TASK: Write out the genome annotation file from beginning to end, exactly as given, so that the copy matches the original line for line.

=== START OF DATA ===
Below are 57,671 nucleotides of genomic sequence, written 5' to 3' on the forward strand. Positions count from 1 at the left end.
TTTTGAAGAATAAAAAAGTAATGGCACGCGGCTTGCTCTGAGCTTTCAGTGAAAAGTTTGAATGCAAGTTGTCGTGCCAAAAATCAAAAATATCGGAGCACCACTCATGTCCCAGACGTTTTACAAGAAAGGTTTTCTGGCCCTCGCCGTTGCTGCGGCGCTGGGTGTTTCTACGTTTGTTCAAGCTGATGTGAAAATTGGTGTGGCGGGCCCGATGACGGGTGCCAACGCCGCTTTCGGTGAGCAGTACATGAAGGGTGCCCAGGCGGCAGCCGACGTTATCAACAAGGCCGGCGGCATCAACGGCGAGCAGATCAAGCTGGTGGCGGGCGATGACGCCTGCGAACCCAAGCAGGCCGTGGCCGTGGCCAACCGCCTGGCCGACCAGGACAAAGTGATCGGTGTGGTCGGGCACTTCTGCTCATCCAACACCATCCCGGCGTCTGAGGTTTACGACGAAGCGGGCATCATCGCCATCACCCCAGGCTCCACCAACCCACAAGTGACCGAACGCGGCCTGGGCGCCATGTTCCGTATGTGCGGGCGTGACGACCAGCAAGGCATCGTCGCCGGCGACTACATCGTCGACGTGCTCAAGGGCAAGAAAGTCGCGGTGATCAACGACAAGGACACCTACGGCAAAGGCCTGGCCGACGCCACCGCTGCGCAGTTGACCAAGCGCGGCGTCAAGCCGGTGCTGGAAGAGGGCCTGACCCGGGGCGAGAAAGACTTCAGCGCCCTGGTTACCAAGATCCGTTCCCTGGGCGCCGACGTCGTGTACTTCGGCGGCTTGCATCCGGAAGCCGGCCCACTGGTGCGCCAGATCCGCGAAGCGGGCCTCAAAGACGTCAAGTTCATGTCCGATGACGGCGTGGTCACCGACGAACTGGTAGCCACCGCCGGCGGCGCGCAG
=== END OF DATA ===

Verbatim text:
Below are 57,671 nucleotides of genomic sequence, written 5' to 3' on the forward strand. Positions count from 1 at the left end.
TTTTGAAGAATAAAAAAGTAATGGCACGCGGCTTGCTCTGAGCTTTCAGTGAAAAGTTTGAATGCAAGTTGTCGTGCCAAAAATCAAAAATATCGGAGCACCACTCATGTCCCAGACGTTTTACAAGAAAGGTTTTCTGGCCCTCGCCGTTGCTGCGGCGCTGGGTGTTTCTACGTTTGTTCAAGCTGATGTGAAAATTGGTGTGGCGGGCCCGATGACGGGTGCCAACGCCGCTTTCGGTGAGCAGTACATGAAGGGTGCCCAGGCGGCAGCCGACGTTATCAACAAGGCCGGCGGCATCAACGGCGAGCAGATCAAGCTGGTGGCGGGCGATGACGCCTGCGAACCCAAGCAGGCCGTGGCCGTGGCCAACCGCCTGGCCGACCAGGACAAAGTGATCGGTGTGGTCGGGCACTTCTGCTCATCCAACACCATCCCGGCGTCTGAGGTTTACGACGAAGCGGGCATCATCGCCATCACCCCAGGCTCCACCAACCCACAAGTGACCGAACGCGGCCTGGGCGCCATGTTCCGTATGTGCGGGCGTGACGACCAGCAAGGCATCGTCGCCGGCGACTACATCGTCGACGTGCTCAAGGGCAAGAAAGTCGCGGTGATCAACGACAAGGACACCTACGGCAAAGGCCTGGCCGACGCCACCGCTGCGCAGTTGACCAAGCGCGGCGTCAAGCCGGTGCTGGAAGAGGGCCTGACCCGGGGCGAGAAAGACTTCAGCGCCCTGGTTACCAAGATCCGTTCCCTGGGCGCCGACGTCGTGTACTTCGGCGGCTTGCATCCGGAAGCCGGCCCACTGGTGCGCCAGATCCGCGAAGCGGGCCTCAAAGACGTCAAGTTCATGTCCGATGACGGCGTGGTCACCGACGAACTGGTAGCCACCGCCGGCGGCGCGCAG